From the book: “The good news is that most soldiers are loath to kill. But armies have developed sophisticated ways of overcoming that instinctive aversion. The psychological cost for soldiers, as evidenced by the increase in post-traumatic stress, is devastating. The psychological the psychological cost for the rest of us is even greater: contemporary civilian society, particularly the media, replicates the army’s conditioning techniques and directly contributes to our rising rate of violent crime, especially among the young.

“This landmark study – now updated to encompass suicide bombings, school shootings, 21st century military conflicts, recent trends in crime, and more – brilliantly illuminates the techniques the military uses to help soldiers kill and raises vital questions about the implications of escalating violence in our society.”

Of the books I’ve read, this is one I would recommend to those who have been in the position of where they took a life, and most definitely to those who are or expect to lead those who may be exposed to such necessity. I would also recommend it to members of the state and federal legislatures whose actions might lead to conflicts or who are making policy decisions about the violence in our society.

Expertly researched and well written, this book will open the eyes of those who’ve never had to deal with such situations and hopefully provide a little insight, understanding and, I hope, some ability to come to peace with one’s actions for those who have taken a life in the protection of others.

What are Vet Centers?

I’ve been asked this question by several of my fellow vets and feel it’s important to provide an answer to those who haven’t reached out yet.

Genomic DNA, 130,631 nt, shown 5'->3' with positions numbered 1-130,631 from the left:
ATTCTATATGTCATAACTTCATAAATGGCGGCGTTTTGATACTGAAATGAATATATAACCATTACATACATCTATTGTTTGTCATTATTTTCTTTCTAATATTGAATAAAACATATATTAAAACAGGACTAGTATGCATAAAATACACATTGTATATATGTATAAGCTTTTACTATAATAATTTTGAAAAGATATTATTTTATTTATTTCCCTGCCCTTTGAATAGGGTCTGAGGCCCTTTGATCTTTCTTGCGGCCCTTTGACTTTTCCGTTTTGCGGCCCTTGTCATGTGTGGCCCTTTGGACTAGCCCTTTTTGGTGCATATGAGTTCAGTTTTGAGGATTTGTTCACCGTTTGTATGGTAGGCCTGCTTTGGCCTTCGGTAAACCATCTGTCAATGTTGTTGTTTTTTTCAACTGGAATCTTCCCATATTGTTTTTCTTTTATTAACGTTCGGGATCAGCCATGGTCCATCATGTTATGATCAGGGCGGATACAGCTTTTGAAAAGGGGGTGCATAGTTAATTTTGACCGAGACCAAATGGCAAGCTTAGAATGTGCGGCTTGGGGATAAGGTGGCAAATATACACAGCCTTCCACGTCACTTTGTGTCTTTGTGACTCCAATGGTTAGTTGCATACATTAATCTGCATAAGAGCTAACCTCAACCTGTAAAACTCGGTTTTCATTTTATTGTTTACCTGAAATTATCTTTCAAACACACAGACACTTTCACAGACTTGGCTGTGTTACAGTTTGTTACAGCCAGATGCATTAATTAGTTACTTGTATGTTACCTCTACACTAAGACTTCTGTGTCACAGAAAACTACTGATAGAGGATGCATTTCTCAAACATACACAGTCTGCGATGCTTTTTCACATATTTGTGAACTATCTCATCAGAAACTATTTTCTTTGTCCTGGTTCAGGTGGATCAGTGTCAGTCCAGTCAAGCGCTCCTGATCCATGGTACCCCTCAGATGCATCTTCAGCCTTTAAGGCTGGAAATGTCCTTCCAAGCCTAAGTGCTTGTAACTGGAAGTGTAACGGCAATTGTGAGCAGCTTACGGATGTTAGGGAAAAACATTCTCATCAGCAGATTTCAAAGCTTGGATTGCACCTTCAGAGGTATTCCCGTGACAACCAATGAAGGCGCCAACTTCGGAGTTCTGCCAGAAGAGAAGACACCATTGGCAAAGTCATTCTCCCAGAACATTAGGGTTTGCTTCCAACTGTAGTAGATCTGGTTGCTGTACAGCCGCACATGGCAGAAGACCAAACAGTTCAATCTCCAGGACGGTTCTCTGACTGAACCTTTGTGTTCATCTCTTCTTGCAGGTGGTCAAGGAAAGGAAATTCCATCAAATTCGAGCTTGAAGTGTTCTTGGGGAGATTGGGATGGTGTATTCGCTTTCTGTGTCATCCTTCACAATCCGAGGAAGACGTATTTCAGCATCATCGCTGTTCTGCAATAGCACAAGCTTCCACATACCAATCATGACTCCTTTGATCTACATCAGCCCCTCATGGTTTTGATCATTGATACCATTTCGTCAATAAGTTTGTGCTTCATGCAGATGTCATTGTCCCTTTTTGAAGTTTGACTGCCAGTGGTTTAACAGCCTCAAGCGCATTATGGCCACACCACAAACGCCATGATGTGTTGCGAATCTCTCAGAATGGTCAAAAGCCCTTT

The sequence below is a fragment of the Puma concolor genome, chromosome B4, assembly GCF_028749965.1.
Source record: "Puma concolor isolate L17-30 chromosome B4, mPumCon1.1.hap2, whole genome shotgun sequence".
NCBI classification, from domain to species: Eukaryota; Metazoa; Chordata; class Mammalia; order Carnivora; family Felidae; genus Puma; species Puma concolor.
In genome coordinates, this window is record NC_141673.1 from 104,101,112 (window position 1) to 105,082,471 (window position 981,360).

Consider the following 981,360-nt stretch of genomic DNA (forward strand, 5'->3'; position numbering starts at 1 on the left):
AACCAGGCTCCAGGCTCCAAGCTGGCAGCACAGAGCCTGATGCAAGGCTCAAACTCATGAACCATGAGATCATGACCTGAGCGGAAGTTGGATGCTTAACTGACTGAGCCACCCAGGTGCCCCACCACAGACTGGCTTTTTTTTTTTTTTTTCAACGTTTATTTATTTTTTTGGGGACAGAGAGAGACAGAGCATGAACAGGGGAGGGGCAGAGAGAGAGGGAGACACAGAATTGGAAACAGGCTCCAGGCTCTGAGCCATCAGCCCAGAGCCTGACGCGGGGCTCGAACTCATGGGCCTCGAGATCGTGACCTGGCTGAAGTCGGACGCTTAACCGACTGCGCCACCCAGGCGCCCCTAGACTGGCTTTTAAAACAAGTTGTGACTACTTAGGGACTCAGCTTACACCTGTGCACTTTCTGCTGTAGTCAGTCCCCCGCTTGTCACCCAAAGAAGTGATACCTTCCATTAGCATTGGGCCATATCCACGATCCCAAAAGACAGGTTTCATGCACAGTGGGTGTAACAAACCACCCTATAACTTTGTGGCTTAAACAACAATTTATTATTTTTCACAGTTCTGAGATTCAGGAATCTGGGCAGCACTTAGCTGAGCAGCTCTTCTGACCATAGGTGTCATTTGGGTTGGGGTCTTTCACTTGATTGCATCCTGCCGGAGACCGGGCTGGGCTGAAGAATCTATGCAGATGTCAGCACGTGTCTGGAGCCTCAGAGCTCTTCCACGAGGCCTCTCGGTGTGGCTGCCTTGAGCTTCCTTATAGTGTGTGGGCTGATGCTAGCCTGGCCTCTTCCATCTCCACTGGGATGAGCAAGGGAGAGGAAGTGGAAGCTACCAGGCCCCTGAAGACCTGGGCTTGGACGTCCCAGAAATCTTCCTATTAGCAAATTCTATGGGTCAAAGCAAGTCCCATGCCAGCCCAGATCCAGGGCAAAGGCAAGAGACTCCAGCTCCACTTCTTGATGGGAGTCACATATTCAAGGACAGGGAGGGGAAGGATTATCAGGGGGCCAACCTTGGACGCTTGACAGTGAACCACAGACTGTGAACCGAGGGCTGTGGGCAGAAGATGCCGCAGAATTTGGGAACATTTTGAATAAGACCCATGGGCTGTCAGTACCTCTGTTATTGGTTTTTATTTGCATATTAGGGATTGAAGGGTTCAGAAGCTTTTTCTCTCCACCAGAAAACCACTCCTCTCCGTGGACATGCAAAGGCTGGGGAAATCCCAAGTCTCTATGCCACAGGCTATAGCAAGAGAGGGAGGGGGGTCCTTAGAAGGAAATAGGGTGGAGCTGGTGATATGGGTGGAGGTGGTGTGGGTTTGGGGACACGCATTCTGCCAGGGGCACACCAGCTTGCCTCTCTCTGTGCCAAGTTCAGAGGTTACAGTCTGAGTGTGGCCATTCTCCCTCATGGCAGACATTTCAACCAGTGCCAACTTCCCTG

VA Vet Centers provide free and confidential readjustment counseling for War-Zone Veterans and their families, World War II to the current Global War on Terror.

Vet Centers are small, non-medical, counseling centers conveniently located in our region. They’re staffed by highly trained counselors and team members dedicated to seeing you through the challenges that come with managing life during and after the military.

Our region is served by the DuBois Vet Center, which is one of 12 Vet Centers in Pennsylvania and over 300 across the country. Whether you come in for one-on-one counseling or to participate in a group session, at Vet Centers you can form social connections, try new things, and build a support system with people who understand you and want to help you succeed. The Dubois Vet Center’ website  is designed to provide veterans, family members, and community partners the ability to see what services the center offers, as well as the center’s Community Access Points with a picture of the entrance so first time visitors have a frame of reference to help guide them in.

From my time in the State House through my current position, I’ve had a strong relationship with the Dubois Vet Center.  They have helped me help many of my fellow vets.

Two Recreational Therapy Groups Available at the Dubois Vet Center

As part of a national competition, the DuBois Vet Center was approved for initial funding for two recreational therapy groups.

One of the groups is an introduction to fly tying for fly fishing, with one of the center’s counselors being an avid fly tyer and fisherman. The other group is a no sew blanket group, which the center hopes will generate interest from women veterans, but the group is open to anyone who would like to join.

The groups will be held at the Vet Center with approximately 4 cohorts to run quarterly with 6 vets in each cohort. The center says it hopes to grow these groups and potentially be able to have them at the center’s Community Access Points (CAPs) in McKean, Centre and Blair counties, with the possibility of adding more recreational therapy groups in the future.